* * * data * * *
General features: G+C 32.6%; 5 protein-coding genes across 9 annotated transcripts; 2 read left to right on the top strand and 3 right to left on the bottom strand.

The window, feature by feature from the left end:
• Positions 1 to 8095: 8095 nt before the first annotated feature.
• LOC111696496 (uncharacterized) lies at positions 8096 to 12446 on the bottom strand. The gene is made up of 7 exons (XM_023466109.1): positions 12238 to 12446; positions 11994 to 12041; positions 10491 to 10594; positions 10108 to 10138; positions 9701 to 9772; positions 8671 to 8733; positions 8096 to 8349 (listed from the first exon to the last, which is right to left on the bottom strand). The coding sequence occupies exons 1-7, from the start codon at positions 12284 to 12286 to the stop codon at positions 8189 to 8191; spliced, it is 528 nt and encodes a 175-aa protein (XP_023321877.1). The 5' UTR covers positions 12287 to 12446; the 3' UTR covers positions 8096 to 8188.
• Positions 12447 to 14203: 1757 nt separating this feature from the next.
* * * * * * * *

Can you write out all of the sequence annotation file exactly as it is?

General features: G+C 32.6%; 5 protein-coding genes across 9 annotated transcripts; 2 read left to right on the top strand and 3 right to left on the bottom strand.

The window, feature by feature from the left end:
• Positions 1 to 8095: 8095 nt before the first annotated feature.
• LOC111696496 (uncharacterized) lies at positions 8096 to 12446 on the bottom strand. The gene is made up of 7 exons (XM_023466109.1): positions 12238 to 12446; positions 11994 to 12041; positions 10491 to 10594; positions 10108 to 10138; positions 9701 to 9772; positions 8671 to 8733; positions 8096 to 8349 (listed from the first exon to the last, which is right to left on the bottom strand). The coding sequence occupies exons 1-7, from the start codon at positions 12284 to 12286 to the stop codon at positions 8189 to 8191; spliced, it is 528 nt and encodes a 175-aa protein (XP_023321877.1). The 5' UTR covers positions 12287 to 12446; the 3' UTR covers positions 8096 to 8188.
• Positions 12447 to 14203: 1757 nt separating this feature from the next.